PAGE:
KINGSTON, Jamaica — Gay, lesbian, bisexual and transgender people are the targets of unchecked violence and discrimination in Jamaica, frequently refused housing or employment in the Caribbean country typically described as the region’s most hostile to LGBT citizens, a leading human rights group says in a report released Tuesday.
In its 86-page report titled “Not Safe at Home,” Human Rights Watch noted that LGBT citizens in Jamaica are often driven from their communities by neighbors and sometimes even family. Some health professionals stigmatize them by casting judgment on their sexuality when they seek care. Police protection against bias and physical attacks is generally poor.
Jamaica is among numerous English-speaking Caribbean nations with anti-sodomy laws. Public health officials say the laws criminalizing gay sex have fueled the region’s HIV epidemic by making it hard to effectively reach men who have sex with men, a population that generally faces elevated levels of HIV infection.
The New York-based rights group(Human Rights Watch) called on the Jamaican government to strike down the anti-sodomy law that criminalizes anal sex and another that prohibits “acts of gross indecency” between men. While prosecution is rare under Jamaica’s 1864 law making sexual intimacy between men a crime, the advocacy organization says it gives “social sanction to prejudice and helps to create a context in which hostility and violence is directed against LGBT people.”
Reggae and Homophobic Lyrics
Queen Ifrica states that she uses homophobic lyrics when she is not connecting with the audience. She claims that gays in the audience love the gays slurs.! She has been banned from concerts in Canada and the USA. People like her are cruel bullies who are walking with “blood money” to the bank. When she was banned, the comments were unbelievable. Many Jamaicans cannot distinguish between ‘free speech” and ‘hate speech.’ She stated that the real culprit was religion. Nothing like ‘washing your hands’ Queen Ifrica, but like Lady McBeth, water will not wash away the blood!
LGBT Jamaican Youth Live in Sewers
KINGSTON, Jamaica — Around 11 a.m. on Sunday, Dec. 1, 2013 police officers led by Cmdr. Christopher Murdock lowered a ladder into an open sewer in New Kingston, the Jamaican capital’s financial district. The sewer, damp and strewn with trash, flowed out of the business district housing several banks, large hotels, and shopping arcades. And it was home to a group of youths Murdock wanted gone.
Their alleged crime: stealing. Murdock said he had received more than 30 reports of theft and robbery since the group, ranging in age from teens to early twenties, had moved into the sewer several months before, and he was becoming concerned that the stretch of Trafalgar Road that runs over their makeshift home was becoming unsafe for people to walk.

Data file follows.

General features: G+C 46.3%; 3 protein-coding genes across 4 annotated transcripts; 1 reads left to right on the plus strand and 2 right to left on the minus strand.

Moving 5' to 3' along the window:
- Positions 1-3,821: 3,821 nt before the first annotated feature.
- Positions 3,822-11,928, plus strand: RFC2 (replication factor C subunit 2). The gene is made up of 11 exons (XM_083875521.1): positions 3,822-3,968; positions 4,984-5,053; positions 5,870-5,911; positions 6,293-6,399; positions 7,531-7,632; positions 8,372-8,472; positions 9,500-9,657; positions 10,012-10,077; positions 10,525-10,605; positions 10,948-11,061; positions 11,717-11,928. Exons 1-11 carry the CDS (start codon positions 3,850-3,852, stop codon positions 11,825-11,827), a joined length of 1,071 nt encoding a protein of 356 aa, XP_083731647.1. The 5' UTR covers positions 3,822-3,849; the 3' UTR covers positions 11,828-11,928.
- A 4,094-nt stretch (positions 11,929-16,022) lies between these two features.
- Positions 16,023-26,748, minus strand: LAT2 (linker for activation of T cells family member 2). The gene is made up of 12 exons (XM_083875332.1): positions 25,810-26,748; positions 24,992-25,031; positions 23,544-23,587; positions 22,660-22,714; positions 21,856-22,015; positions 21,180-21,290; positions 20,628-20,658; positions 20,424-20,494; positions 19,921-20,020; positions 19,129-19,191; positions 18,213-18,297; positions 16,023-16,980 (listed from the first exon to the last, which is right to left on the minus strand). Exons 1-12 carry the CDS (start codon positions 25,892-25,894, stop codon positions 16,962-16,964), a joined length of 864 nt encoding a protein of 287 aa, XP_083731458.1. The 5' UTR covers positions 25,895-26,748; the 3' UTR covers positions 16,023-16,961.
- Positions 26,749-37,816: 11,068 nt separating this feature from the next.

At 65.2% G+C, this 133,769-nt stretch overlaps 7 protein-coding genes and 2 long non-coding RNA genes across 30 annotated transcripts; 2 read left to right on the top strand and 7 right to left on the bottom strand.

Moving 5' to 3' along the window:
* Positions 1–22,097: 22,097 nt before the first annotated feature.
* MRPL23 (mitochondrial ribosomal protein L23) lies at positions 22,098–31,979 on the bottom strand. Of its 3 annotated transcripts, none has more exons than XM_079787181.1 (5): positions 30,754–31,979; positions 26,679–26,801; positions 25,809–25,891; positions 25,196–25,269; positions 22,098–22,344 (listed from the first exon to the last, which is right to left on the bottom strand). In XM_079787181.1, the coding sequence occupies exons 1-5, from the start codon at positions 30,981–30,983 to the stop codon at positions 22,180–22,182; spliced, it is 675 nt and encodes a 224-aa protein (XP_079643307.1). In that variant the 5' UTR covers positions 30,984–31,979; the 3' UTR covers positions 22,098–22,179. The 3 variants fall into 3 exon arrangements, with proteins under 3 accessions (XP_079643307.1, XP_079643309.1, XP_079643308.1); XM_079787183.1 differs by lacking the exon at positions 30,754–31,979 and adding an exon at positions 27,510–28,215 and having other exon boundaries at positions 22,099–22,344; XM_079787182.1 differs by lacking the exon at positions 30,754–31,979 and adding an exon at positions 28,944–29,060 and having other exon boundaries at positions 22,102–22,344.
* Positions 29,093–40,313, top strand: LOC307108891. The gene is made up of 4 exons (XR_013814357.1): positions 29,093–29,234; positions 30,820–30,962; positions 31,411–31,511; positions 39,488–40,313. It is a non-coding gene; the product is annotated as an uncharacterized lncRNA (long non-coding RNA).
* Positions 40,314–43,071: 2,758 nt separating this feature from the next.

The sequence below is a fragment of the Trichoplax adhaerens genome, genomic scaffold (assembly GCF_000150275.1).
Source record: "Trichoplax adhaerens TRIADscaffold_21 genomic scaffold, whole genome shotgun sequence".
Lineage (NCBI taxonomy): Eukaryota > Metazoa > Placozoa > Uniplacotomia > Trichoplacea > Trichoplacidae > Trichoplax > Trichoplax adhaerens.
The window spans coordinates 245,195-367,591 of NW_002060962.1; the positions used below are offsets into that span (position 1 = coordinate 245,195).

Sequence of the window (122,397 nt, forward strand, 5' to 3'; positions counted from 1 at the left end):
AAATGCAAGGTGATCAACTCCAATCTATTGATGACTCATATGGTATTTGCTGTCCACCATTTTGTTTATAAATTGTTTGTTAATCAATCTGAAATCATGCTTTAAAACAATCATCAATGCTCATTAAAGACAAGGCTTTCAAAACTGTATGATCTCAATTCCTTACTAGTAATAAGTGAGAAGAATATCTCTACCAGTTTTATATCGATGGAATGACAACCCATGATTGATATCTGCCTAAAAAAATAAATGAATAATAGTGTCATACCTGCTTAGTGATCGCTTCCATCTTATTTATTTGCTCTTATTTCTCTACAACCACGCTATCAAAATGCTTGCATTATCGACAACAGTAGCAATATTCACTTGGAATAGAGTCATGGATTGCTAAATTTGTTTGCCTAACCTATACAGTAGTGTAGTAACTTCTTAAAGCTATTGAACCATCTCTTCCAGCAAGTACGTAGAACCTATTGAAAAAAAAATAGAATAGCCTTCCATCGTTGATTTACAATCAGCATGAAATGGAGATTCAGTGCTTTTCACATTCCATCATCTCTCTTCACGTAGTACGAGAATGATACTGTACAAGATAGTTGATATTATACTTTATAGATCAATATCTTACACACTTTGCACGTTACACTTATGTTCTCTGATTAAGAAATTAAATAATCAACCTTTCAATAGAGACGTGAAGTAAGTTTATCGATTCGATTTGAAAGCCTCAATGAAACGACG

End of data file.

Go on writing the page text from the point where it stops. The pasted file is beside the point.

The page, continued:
But Murdock’s televised following the Sunday raid left the impression the kids were unwanted for an entirely different reason: “The aim of this operation was to remove men of diverse sexual orientation who continue to plague the New Kingston area.”
The New York-based rights group called on the Jamaican government to strike down the anti-sodomy law that criminalizes anal sex and another that prohibits “acts of gross indecency” between men. While prosecution is rare under Jamaica’s 1864 law making sexual intimacy between men a crime, the advocacy organization says it gives “social sanction to prejudice and helps to create a context in which hostility and violence is directed against LGBT people.”
Human Rights Watch did note that there has been a “groundswell of change in Jamaica in the way it is responding to human rights abuses against LGBT people.” It praised Prime Minister Portia Simpson Miller and other government leaders for constructive statements about LGBT rights.
Religion Again Fails to Love
But many people in the largely Christian country consider homosexuality to be sinful, and believe the gay rights lobby is a perversion from abroad. Even among those who tolerate homosexuality, some people think it should not be advertised and believe activists have exaggerated reports of violence.
A recent poll commissioned by the Jamaica Gleaner newspaper suggested that 91 percent of Jamaicans are opposed to repealing the anti-sodomy law. The survey of 1,208 Jamaicans had a margin of error of 3 percent.
Last year, a transgender teen named Dwayne Jones was killed by a mob at a crowded street dance outside Montego Bay and the slaying remains unsolved. He confided in a girl who went to church with him; she turned him in.
In late August, a young Jamaican gay rights activist who brought an unprecedented legal challenge to the Caribbean island’s anti-sodomy law withdrew his claim after growing fearful about possible violent reprisals. When the legal challenge was initiated last year, several pastors led crowded revival meetings in Jamaica’s two biggest cities to counter what they called a growing mainstream acceptance of homosexuality.